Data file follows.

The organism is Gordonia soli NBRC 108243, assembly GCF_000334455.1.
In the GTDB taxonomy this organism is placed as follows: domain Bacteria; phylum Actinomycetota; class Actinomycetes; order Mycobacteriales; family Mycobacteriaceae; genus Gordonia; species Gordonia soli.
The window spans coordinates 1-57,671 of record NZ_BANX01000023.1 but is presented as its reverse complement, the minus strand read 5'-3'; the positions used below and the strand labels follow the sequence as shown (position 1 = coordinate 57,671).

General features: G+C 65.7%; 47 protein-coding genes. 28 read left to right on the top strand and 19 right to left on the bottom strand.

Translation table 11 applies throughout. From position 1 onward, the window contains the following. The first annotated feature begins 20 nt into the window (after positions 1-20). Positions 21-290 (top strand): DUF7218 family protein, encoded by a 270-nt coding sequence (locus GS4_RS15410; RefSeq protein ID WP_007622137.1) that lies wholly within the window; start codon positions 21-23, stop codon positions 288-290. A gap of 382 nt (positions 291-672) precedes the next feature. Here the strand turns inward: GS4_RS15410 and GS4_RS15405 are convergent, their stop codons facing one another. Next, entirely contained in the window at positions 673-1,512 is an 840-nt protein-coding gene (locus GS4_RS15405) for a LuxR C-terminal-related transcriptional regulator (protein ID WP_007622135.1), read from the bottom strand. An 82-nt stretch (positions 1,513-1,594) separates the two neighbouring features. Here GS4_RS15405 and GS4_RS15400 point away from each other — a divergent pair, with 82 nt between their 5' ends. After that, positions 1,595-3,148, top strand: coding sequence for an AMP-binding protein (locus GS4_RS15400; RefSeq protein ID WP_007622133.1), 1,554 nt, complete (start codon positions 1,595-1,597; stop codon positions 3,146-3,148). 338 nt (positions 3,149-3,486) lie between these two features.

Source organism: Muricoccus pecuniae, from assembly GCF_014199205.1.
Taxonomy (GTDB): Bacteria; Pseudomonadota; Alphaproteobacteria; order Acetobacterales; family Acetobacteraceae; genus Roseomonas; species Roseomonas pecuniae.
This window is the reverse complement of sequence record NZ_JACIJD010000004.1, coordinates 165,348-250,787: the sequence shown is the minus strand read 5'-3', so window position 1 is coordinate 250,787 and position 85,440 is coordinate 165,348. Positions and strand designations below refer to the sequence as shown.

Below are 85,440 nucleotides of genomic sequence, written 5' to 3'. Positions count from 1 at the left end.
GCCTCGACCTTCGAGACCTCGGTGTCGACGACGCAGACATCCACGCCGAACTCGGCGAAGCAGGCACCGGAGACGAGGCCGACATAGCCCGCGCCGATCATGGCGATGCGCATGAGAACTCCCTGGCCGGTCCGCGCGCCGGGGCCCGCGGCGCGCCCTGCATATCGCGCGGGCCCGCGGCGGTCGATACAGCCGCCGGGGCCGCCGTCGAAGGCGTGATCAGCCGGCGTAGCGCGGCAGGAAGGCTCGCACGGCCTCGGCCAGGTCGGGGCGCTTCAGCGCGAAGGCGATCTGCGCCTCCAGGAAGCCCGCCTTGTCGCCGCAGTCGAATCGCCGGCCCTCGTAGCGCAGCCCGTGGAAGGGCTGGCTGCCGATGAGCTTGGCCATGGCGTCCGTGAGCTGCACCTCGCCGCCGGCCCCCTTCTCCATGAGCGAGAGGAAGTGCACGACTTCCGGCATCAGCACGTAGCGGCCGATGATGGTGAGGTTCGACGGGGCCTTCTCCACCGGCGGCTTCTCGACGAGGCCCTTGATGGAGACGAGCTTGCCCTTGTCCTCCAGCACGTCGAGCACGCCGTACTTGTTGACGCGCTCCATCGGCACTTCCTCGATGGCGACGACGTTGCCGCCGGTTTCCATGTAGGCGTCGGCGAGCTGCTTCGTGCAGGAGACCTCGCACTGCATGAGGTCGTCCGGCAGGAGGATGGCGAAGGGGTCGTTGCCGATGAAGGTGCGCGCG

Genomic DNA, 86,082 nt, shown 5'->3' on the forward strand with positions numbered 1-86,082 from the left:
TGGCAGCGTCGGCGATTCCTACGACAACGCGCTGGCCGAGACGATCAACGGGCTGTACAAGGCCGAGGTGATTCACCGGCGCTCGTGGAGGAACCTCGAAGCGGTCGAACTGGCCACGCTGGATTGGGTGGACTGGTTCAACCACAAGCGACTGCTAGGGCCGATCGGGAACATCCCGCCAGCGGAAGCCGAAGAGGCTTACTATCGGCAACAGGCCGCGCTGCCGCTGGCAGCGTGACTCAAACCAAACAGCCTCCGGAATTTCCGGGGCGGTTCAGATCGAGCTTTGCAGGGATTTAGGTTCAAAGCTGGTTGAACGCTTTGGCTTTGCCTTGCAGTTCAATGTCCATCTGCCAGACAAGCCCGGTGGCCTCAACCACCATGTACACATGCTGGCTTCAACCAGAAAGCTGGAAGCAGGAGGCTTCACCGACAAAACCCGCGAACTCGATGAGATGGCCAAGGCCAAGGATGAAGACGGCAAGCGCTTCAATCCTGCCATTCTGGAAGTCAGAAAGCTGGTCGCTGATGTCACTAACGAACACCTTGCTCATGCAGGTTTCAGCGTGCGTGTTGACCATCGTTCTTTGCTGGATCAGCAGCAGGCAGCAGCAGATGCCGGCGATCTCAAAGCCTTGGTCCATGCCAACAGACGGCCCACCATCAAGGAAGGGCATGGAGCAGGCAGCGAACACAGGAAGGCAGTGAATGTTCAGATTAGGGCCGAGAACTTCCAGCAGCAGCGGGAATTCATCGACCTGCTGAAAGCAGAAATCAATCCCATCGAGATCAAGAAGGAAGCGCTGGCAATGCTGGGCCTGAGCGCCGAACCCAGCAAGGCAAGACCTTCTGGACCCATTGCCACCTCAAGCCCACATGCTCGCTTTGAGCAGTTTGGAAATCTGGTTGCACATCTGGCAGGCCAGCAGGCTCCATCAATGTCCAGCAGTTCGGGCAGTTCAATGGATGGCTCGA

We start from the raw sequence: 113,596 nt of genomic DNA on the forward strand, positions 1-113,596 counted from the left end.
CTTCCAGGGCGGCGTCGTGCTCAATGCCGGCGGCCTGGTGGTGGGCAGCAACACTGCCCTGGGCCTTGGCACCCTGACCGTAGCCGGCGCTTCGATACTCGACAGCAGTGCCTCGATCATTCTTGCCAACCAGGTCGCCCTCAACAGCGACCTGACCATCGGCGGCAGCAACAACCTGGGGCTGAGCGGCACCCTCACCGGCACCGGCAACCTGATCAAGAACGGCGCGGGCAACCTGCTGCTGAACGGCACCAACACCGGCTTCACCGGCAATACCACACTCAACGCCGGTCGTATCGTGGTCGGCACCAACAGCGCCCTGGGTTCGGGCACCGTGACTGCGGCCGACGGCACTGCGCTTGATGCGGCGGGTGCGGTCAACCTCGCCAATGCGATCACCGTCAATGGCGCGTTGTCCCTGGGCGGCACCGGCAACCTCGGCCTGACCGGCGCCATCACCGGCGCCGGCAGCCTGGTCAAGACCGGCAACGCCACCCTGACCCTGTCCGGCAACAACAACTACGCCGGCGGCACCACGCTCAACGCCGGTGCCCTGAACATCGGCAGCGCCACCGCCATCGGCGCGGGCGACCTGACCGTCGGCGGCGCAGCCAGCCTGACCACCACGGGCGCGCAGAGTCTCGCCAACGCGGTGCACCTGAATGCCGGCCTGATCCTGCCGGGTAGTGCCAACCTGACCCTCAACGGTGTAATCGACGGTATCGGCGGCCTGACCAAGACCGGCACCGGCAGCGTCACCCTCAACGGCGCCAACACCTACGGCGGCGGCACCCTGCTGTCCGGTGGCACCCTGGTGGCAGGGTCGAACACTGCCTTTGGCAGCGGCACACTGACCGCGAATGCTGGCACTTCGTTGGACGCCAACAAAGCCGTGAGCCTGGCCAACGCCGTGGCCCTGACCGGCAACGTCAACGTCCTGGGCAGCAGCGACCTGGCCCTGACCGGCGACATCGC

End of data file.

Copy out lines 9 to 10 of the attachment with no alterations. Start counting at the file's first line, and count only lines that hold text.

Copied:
Below are 85,440 nucleotides of genomic sequence, written 5' to 3'. Positions count from 1 at the left end.
GCCTCGACCTTCGAGACCTCGGTGTCGACGACGCAGACATCCACGCCGAACTCGGCGAAGCAGGCACCGGAGACGAGGCCGACATAGCCCGCGCCGATCATGGCGATGCGCATGAGAACTCCCTGGCCGGTCCGCGCGCCGGGGCCCGCGGCGCGCCCTGCATATCGCGCGGGCCCGCGGCGGTCGATACAGCCGCCGGGGCCGCCGTCGAAGGCGTGATCAGCCGGCGTAGCGCGGCAGGAAGGCTCGCACGGCCTCGGCCAGGTCGGGGCGCTTCAGCGCGAAGGCGATCTGCGCCTCCAGGAAGCCCGCCTTGTCGCCGCAGTCGAATCGCCGGCCCTCGTAGCGCAGCCCGTGGAAGGGCTGGCTGCCGATGAGCTTGGCCATGGCGTCCGTGAGCTGCACCTCGCCGCCGGCCCCCTTCTCCATGAGCGAGAGGAAGTGCACGACTTCCGGCATCAGCACGTAGCGGCCGATGATGGTGAGGTTCGACGGGGCCTTCTCCACCGGCGGCTTCTCGACGAGGCCCTTGATGGAGACGAGCTTGCCCTTGTCCTCCAGCACGTCGAGCACGCCGTACTTGTTGACGCGCTCCATCGGCACTTCCTCGATGGCGACGACGTTGCCGCCGGTTTCCATGTAGGCGTCGGCGAGCTGCTTCGTGCAGGAGACCTCGCACTGCATGAGGTCGTCCGGCAGGAGGATGGCGAAGGGGTCGTTGCCGATGAAGGTGCGCGCG